By Victoria Manenti
I recently came across an article on the Vanity Fair website about Sacai, a growing fashion brand, that does not place a strong emphasis on celebrity endorsement in its brand strategy. The article caught my attention because I think this strategy differs from what so many other brands are doing today. Sacai seeks to tap into its target audiences in the most intimate and genuine way possible. In other words, Sacai places strong emphasis on creating a “mini-army” of Sacai-wearing women in all shapes and sizes. The brand believes a word-of-mouth strategy among its most loyal consumers is the strongest way to expand its popularity.
“It’s not so much about celebrity dressing, but it’s actually about women referring the clothing to other women,” Chitose Abe, Sacai’s designer, says in the article.
I believe this is something more retail brands should be thinking about when trying to reach their customers. As stated in the article, so many retail brands rely on the use of celebrities to promote their clothing through advertisements, social media and highly publicized events. However, more and more customers are looking for brands that speak to them from a more real and authentic voice. When conducting research during my summer internship, I discovered that consumers, especially college-aged millennials, want brands to create messaging that doesn’t feel like an advertisement. These consumers also want to see average, everyday individuals featured in campaigns, rather than celebrities or models. The research may suggest that younger consumers are becoming more media literate and savvy when it comes to advertising, as well as public relations. Celebrity endorsements may not be resonating with these younger audiences as successfully as they were before. In my opinion, many brands must be more innovative than relying on celebrity endorsements to break though today’s information clutter. Brands must sustain a close relationship with its most loyal consumer base. These loyal consumers can become a brand’s most active promotional tool though customer-centric ambassador programs, advertisements and public relations campaigns.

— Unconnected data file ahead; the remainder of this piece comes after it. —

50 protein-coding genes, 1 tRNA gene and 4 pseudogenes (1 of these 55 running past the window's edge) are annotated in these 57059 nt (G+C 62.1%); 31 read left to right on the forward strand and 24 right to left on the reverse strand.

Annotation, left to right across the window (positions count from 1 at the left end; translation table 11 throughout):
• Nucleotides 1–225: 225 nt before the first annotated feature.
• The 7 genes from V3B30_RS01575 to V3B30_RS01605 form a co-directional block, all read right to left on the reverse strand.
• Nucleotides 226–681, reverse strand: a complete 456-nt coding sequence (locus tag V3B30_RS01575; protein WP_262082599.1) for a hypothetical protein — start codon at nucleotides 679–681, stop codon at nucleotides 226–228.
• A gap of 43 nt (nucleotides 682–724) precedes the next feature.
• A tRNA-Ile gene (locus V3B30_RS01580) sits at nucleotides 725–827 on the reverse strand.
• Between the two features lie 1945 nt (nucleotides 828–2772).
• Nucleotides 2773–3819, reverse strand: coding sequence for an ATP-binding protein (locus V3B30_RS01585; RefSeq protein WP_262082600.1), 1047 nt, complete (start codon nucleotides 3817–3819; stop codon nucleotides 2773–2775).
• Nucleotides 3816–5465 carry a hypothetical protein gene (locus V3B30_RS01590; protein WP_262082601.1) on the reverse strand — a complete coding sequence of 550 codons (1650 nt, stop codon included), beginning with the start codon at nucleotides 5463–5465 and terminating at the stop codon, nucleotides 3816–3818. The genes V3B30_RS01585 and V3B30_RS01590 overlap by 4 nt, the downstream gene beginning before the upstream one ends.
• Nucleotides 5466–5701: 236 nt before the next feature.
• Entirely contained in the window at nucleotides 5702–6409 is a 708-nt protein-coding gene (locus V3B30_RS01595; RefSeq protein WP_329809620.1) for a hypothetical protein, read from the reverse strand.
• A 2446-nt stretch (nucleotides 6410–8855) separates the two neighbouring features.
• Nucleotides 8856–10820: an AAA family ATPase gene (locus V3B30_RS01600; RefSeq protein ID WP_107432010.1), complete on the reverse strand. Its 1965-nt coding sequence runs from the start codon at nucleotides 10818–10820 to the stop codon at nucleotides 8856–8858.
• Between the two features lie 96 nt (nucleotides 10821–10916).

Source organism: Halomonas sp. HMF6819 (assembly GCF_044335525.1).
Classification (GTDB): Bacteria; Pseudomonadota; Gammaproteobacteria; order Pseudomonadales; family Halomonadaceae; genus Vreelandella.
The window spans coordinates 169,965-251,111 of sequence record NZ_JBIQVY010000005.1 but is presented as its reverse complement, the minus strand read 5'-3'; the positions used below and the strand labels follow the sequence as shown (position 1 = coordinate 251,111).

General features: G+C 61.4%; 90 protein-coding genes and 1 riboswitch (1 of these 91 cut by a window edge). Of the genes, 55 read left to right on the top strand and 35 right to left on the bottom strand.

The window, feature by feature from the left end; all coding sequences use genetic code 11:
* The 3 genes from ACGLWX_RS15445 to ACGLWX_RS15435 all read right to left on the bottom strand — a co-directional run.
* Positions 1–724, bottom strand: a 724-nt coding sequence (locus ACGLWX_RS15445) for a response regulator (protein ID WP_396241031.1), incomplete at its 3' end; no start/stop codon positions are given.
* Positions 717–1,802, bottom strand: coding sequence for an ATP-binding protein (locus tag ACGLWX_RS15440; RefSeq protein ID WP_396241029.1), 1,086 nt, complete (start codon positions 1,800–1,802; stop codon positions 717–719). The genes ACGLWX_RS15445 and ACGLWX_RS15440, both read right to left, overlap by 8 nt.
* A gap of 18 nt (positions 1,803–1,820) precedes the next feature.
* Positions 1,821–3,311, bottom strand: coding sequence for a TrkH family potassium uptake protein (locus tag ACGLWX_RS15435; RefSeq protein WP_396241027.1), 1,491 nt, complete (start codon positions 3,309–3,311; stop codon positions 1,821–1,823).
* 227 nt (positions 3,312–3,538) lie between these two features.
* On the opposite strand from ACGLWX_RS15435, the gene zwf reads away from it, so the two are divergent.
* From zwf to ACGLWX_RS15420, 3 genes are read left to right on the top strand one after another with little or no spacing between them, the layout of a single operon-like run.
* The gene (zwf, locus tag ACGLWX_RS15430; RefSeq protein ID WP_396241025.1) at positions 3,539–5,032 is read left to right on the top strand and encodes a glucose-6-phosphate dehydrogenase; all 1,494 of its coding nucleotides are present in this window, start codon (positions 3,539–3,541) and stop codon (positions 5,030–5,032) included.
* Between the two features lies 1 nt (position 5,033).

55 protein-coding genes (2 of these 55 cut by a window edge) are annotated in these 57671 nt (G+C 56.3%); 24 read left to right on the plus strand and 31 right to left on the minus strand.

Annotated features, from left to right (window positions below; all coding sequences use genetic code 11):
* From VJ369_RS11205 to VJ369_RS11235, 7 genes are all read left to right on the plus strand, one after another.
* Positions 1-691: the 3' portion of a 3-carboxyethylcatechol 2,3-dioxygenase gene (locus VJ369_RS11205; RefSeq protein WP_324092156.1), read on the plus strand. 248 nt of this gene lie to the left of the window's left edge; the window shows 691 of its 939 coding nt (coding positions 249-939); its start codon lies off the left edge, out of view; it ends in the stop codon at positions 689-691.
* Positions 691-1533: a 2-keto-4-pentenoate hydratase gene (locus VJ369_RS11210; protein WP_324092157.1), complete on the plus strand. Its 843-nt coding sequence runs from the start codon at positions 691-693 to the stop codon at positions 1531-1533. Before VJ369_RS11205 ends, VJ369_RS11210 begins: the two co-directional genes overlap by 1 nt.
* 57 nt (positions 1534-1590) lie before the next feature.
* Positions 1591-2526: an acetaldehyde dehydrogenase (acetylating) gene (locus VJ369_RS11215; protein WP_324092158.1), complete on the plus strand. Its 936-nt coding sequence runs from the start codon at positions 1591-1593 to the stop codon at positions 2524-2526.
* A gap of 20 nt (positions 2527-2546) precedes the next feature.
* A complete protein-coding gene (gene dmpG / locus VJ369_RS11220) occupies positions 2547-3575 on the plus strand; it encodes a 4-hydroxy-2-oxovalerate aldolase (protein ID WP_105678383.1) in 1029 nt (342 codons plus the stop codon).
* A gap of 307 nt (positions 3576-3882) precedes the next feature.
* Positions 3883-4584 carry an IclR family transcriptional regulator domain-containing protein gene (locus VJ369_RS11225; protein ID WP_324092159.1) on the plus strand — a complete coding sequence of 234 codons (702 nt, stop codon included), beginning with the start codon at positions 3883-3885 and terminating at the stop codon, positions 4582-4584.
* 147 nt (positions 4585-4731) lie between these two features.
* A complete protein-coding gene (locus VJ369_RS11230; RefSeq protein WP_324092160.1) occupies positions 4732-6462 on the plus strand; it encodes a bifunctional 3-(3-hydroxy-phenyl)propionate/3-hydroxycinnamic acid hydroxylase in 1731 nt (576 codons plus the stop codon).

Below, I’ve highlighted other brands that I believe are doing a successful job connecting to audiences without the use of celebrity endorsement.
Apple’s Shot on iPhone Campaign: The brand uses authentic, unedited imagery and video footage captured by its consumers directly in Apple advertising pieces.
Starbucks’ Holiday Red Cup Campaign: To celebrate this year's holiday season, Starbucks opted to use designs on its cups created by its artistic customer base to express the "shared spirit of the holidays."
Victoria’s Secret PINK’s Campus Representative Program: PINK leverages everyday college women to promote its products on campus through its successful brand ambassador program. The brand also uses content curated by the Campus Reps on PINK's official social media accounts.
Each of these brands does an effective job making its customers feel like a close part of its story and overall mission. Rather than using a celebrity endorsement, these brands allow everyday consumers to sell its brand message and newest products, creating powerful "mini-armies."
What are your thoughts on brands relying on celebrity endorsements? Do you think this strategy is as powerful as it used to be for retail companies? Let me know your thoughts below.
Victoria Manenti is a senior public relations major at Kent State. Contact her at firstname.lastname@example.org.
*This blog post was originally shared on LinkedIn: https://www.linkedin.com/pulse/celebrity-problem-victoria-manenti?trk=hb_ntf_MEGAPHONE_ARTICLE_POST